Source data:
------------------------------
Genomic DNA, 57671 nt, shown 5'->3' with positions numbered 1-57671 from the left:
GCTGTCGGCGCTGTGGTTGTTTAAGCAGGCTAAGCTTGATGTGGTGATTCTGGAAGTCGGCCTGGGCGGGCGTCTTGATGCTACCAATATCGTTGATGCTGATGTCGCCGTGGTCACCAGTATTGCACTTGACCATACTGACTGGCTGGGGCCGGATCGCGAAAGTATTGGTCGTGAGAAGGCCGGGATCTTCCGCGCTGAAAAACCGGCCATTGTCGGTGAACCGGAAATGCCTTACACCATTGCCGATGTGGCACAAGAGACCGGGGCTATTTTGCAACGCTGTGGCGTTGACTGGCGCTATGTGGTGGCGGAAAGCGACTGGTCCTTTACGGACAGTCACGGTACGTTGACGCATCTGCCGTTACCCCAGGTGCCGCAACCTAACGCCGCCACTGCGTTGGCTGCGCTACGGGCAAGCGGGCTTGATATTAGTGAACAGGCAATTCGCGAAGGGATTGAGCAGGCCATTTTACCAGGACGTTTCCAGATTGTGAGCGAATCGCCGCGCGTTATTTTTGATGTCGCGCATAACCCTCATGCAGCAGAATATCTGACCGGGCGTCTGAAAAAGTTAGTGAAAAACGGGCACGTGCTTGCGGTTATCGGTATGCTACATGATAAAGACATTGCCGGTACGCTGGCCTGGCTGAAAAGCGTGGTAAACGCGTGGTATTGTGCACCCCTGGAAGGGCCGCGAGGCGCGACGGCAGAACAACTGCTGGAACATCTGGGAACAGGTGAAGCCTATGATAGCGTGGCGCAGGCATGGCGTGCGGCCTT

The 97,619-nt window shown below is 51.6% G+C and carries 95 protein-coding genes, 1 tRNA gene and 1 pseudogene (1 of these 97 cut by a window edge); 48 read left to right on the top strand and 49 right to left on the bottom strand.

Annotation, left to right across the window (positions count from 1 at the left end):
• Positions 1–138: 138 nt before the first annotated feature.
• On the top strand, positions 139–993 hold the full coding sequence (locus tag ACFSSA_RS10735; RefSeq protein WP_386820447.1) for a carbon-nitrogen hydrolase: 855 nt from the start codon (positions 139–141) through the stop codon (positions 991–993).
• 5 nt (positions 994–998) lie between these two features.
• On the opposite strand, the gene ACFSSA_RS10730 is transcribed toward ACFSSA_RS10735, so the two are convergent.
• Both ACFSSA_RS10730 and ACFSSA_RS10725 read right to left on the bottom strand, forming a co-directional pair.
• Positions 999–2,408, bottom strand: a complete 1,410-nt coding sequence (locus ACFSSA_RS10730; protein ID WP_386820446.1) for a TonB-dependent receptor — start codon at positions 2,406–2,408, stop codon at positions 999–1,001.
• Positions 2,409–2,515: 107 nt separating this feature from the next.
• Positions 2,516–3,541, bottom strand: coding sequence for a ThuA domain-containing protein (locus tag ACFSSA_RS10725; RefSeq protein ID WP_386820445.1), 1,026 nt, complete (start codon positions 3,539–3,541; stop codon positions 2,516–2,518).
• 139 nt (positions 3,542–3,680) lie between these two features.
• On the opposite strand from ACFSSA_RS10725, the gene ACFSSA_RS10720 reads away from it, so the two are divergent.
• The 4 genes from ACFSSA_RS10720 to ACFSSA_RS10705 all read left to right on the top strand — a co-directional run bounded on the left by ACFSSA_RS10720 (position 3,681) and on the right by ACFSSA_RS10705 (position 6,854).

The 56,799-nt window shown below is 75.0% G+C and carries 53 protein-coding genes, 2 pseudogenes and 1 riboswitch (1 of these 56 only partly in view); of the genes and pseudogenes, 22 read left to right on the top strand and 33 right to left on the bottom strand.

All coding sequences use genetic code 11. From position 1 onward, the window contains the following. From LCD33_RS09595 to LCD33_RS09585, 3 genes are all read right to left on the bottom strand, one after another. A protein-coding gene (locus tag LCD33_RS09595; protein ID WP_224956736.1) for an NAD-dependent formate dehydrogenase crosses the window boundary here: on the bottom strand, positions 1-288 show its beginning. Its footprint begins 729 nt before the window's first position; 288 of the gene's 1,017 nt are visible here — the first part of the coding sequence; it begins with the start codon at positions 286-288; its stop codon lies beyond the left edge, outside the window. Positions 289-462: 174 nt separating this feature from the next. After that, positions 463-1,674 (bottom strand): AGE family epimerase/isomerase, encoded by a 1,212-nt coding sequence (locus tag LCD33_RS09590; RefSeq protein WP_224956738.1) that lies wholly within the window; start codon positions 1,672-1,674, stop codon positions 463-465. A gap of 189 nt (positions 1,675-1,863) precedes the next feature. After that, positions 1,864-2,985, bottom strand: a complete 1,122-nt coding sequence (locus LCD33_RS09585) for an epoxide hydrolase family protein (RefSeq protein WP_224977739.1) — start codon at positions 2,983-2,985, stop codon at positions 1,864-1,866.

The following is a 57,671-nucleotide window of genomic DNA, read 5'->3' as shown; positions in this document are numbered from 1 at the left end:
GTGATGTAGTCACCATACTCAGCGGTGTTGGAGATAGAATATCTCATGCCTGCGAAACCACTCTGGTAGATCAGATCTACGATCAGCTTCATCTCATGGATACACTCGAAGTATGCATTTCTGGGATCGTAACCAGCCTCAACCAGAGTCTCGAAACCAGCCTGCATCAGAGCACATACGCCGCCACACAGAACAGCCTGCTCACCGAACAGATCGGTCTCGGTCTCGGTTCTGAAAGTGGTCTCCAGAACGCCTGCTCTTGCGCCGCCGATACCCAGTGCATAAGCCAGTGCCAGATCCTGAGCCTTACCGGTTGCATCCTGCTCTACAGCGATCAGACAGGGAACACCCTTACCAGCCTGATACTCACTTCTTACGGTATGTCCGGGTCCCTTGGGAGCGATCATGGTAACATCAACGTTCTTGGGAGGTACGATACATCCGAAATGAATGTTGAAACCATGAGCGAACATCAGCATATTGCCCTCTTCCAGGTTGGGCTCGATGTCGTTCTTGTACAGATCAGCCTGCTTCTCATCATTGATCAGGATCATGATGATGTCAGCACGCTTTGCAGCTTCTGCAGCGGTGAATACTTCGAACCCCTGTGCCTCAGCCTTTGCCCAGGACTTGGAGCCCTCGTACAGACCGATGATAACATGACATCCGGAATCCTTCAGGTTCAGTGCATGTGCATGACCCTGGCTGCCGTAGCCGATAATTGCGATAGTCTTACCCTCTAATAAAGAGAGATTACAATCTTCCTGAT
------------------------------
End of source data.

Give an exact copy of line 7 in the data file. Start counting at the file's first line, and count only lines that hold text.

• 5 nt (positions 994–998) lie between these two features.